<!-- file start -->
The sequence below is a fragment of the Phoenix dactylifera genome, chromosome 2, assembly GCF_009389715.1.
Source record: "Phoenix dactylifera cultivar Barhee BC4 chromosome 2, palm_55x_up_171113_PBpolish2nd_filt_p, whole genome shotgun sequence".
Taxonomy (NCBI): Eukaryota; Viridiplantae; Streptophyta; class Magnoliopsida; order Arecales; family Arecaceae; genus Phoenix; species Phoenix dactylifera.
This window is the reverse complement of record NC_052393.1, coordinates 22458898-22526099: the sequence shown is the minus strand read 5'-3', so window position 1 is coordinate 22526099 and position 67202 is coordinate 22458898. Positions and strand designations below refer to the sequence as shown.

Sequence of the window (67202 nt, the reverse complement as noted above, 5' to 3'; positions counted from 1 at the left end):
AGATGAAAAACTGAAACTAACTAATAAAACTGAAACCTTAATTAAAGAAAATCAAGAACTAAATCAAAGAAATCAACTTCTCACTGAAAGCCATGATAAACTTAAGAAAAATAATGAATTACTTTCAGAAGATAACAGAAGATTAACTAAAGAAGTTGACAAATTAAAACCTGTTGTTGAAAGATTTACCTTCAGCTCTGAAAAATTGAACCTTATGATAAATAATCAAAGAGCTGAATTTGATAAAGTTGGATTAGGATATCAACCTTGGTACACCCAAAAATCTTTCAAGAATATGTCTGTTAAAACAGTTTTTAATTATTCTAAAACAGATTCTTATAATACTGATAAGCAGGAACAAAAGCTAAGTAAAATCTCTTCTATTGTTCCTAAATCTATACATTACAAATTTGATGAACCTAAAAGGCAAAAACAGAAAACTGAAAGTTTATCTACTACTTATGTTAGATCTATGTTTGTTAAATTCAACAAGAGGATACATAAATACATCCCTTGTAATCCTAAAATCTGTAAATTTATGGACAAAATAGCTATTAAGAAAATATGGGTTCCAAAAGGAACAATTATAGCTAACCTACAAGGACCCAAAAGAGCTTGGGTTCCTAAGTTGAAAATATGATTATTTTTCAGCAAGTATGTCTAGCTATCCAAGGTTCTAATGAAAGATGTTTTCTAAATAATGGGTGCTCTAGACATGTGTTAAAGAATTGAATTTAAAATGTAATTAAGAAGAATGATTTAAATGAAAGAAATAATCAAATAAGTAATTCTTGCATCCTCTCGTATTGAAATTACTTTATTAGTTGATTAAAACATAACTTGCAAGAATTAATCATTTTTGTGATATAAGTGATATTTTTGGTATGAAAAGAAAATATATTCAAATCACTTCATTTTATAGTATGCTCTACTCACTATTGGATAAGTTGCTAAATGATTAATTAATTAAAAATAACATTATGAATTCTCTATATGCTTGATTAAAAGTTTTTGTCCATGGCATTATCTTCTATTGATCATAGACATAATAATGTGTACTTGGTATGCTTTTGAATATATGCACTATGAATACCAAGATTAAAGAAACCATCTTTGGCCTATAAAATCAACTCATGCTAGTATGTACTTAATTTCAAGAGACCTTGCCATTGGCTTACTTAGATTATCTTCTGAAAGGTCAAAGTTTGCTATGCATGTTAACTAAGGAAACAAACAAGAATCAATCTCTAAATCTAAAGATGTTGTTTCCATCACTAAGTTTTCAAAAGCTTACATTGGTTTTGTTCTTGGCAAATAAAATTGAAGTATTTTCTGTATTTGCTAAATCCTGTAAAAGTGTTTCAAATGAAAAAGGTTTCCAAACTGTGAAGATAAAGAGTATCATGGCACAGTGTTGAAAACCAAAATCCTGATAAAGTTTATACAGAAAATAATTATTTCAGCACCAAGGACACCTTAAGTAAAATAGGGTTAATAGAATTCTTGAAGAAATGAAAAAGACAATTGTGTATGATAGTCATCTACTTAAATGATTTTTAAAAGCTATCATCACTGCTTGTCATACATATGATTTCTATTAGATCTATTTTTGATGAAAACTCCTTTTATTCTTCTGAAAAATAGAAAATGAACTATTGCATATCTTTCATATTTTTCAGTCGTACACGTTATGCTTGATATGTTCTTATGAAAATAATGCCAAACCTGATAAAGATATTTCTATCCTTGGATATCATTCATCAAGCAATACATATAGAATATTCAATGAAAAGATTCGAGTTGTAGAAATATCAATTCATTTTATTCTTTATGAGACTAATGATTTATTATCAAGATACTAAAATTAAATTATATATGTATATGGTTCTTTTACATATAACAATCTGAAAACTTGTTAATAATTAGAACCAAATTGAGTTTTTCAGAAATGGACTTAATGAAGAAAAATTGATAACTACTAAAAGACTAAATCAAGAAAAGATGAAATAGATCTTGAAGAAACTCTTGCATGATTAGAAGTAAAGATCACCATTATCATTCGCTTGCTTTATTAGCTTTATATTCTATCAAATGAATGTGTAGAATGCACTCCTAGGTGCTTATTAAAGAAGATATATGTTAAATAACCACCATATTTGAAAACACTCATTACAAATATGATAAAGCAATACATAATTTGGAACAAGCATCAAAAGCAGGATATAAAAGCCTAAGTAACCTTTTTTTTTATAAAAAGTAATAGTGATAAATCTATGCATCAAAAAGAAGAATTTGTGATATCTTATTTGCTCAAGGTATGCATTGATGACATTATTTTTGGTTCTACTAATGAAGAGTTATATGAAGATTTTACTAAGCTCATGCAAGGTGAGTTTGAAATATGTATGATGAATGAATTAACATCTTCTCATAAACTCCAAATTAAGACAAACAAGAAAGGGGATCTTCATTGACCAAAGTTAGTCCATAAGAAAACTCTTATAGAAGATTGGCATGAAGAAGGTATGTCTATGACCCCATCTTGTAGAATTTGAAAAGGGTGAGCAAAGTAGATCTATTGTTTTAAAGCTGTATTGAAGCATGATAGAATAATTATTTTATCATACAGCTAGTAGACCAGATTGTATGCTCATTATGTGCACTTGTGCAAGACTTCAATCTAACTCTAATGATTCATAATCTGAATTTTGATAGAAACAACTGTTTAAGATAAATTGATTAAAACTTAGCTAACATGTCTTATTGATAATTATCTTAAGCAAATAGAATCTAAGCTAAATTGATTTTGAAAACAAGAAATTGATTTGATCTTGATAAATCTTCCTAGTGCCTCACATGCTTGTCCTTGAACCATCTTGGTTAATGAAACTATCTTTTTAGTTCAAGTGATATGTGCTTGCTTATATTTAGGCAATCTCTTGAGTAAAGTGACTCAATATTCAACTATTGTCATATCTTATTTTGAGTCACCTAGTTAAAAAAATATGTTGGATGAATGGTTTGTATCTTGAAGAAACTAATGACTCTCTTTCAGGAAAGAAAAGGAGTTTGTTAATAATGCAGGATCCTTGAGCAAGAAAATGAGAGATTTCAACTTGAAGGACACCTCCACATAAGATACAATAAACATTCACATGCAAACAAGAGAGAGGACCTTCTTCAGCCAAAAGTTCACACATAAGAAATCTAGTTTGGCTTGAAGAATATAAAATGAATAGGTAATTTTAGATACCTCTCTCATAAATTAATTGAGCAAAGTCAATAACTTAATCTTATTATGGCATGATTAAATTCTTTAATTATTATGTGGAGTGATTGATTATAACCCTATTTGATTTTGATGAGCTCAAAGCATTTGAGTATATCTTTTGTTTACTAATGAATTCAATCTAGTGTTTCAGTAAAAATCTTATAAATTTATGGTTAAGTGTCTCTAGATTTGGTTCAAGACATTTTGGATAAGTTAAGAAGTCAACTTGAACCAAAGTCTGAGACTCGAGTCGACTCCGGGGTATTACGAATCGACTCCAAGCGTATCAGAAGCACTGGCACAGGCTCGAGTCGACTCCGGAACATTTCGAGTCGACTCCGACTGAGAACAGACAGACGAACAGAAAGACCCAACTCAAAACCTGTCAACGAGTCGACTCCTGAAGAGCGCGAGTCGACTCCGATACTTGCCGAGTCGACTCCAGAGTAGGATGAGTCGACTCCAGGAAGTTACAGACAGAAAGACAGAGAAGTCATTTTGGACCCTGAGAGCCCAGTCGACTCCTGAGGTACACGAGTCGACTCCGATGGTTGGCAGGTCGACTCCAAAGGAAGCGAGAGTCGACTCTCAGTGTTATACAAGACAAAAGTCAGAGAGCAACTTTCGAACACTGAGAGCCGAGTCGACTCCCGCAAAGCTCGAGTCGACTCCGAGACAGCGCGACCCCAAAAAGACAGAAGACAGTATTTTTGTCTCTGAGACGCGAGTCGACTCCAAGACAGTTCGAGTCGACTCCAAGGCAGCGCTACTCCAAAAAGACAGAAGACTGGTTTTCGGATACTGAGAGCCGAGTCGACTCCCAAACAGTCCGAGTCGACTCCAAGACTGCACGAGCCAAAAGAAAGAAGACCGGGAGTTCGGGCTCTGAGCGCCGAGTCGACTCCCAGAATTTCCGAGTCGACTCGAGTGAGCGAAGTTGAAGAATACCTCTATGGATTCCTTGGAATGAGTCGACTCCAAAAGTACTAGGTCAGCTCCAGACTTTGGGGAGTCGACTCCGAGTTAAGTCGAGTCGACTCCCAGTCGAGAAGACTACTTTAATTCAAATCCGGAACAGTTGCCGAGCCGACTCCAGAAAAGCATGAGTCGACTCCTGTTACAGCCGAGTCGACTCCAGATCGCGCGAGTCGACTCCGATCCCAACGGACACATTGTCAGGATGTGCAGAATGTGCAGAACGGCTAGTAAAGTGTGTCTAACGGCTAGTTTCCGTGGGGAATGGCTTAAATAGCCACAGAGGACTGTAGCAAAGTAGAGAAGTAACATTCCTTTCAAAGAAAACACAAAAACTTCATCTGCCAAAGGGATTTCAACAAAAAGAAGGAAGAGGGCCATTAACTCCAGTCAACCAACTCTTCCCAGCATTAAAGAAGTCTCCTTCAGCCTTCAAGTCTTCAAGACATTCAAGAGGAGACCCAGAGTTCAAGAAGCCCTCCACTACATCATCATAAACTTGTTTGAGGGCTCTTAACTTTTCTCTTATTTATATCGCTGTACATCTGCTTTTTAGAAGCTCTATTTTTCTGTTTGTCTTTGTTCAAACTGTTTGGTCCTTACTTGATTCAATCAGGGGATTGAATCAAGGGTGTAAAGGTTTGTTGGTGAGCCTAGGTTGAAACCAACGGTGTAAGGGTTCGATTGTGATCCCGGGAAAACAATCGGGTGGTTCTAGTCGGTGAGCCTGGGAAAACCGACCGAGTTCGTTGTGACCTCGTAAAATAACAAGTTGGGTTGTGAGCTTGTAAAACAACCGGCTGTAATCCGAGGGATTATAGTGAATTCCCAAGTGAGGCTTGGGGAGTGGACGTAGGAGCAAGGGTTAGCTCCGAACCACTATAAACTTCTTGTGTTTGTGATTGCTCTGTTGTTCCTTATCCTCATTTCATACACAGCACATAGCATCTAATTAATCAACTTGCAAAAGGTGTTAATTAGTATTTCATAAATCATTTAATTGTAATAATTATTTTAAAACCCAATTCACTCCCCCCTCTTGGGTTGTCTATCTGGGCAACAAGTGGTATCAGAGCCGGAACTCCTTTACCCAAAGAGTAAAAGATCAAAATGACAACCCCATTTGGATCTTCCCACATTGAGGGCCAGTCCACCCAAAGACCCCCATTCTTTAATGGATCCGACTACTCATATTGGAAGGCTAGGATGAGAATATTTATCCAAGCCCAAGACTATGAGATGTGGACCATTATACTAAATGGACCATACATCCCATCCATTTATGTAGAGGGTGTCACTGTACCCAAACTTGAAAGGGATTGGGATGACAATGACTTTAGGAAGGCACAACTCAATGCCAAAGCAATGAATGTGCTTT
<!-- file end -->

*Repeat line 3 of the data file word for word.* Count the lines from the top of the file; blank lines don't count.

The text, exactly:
Taxonomy (NCBI): Eukaryota; Viridiplantae; Streptophyta; class Magnoliopsida; order Arecales; family Arecaceae; genus Phoenix; species Phoenix dactylifera.